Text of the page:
Would You Pass The Guilt, Please?


November 21, 2007 by A.C. Rhodes

Since it’s Thanksgiving week, we thought we would ask a question that’s homespun if not heartwarming: What did your parents, or guardian(s) think when you got your first writing job? Did their attitude get any *better, or worse, over time?

*Being dead doesn’t count for it getting any better.

4 thoughts on “Would You Pass The Guilt, Please?

  1. Alex V. Cook says:

    My mom has wanted to be a writer her whole life, so she’s been disbelieving and a little jealous at first, but now thinks its pretty cool.

  2. Fred Mills says:

    I sent my first “professional” piece to my parents — it was a N.C. rock overview for New York Rocker (Holsapple was in the Rocker office when my manuscript arrived, all 30 pages of it as they’d never given me a length, and he said they all kinda just looked at it stupidly, like a doorstop had been delivered) — and while my Mom sorta acted like she didn’t “understand” what I was writing about, I could tell she was proud. Years later, cleaning out her house, I came upon a drawer that was full of stuff of mine dating back to gradeschool, along with some letters and music writings I’d sent her. So I knew for sure then.

    Of course, the fact that I dropped out of law school to pursue my punk rock dream of doing photocopied fanzines and working for free records didn’t sit to well with my mom or my dad….

  3. theresa k. says:

    my parents were ALL FOR MY WRITING!!! my mom’s brother was a show-biz lawyer, so perhaps that paved the way. my dad was just plain cool. i’ve been paid for writing by trouser press (1980), but not for any other remotely rock n roll journalistic outlet. on the other hand, i’ve been paid for writing copy for television ranging from USA networks to PBS to VH1 (not rock n roll, i tell you – no matter what VH1 wants to think!!) to Food Network and Madison Square Garden Channel… yeesh. i’ve probably been paid MORE as a ghost writer/editor for things i am not allowed to mention. double yeesh. i’ve been paid more for the camera part of “photojournalist” and that’s a good thing… as that’s my preference… and to comment to Fred Mills about dropping out of law school… i finished law school and have been able to earn money with that experience by……coaching law school applicants and helping them with their admissions application essays. yeah – i’ve worked in law firms, but only to gain the knowledge to cause trouble elsewhere. in short, Fred: doing the photocopied fanzine will win you a place in heaven. the lawyer thing is the express train to hell. hell on earth anyway…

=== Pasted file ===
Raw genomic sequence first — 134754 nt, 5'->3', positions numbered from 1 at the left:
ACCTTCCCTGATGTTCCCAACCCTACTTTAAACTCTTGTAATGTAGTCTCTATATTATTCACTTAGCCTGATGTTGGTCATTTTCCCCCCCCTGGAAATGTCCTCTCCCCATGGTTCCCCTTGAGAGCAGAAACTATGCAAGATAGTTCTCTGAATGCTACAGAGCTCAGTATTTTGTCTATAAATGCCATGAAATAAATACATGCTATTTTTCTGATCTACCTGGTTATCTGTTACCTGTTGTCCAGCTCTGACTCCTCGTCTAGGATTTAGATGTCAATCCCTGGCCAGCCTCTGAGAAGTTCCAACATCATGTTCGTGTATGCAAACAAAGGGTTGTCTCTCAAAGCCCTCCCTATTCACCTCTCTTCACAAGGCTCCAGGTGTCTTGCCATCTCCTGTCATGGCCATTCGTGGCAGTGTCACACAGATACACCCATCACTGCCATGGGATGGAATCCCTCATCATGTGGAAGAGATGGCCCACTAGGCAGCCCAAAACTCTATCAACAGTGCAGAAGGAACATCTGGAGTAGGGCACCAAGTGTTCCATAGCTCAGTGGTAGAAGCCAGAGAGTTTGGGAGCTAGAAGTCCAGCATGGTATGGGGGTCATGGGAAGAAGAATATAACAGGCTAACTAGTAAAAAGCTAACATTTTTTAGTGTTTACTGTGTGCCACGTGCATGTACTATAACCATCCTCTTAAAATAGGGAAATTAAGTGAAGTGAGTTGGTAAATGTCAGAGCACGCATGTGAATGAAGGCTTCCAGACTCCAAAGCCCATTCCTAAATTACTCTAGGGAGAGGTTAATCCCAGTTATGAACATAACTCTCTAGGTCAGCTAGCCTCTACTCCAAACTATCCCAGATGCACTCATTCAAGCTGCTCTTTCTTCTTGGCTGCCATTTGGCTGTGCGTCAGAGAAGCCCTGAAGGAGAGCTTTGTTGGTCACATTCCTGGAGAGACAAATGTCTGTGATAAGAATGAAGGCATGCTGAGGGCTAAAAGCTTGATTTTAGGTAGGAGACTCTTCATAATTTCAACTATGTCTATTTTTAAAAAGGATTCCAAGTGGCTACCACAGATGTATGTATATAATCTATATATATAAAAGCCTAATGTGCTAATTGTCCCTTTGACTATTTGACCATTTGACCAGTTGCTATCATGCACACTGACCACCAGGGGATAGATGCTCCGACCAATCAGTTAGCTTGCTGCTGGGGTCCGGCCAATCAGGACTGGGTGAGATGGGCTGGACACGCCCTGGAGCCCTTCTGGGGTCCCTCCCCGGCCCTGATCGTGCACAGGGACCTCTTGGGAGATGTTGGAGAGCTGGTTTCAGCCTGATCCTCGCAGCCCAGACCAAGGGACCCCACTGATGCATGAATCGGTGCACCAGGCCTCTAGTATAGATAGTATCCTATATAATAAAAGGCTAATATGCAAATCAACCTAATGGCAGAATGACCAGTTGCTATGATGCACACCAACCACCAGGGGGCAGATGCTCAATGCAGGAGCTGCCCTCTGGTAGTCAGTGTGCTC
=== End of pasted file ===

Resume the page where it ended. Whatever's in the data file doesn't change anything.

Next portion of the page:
4. A.C. says:

    How wonderful for all of you, really. I remember having to save my own stuff, which by the by, I still have. I recall the first time I was in print – a review of Martha & the Muffins. I was a teen writing for the underground music mag in town. I think I brought it to the kitchen table for my dad to see – it may have been after he was done with some work he brought home, finishing a client’s taxes. I had to force him to look (ADD) & he was sort of nonplused.

    I don’t think he wanted me getting into the whole alt scene, but hey, 25 years later.. still nonplused. He would have been thrilled with the other Greek girl above, though. As time wears on you usually have one or two conversations about it & realize what matters is your own perception. This is helped along if you don’t see or have much of an extended family.

    Speaking of taxes, when I had my father prepare mine while I was much later made editor @ the alt newsweekly, I mentioned deductions & such. He started laughing. When I took umbrage, stumbling over words explaining my validity, he only laughed more, hitting the arm rests of his chair. “Damn it daddy, sir,” I thought, but did not say.

    He’ll change his tune when he needs someone to fetch the New York Times for him if ever semi-incapacitated.

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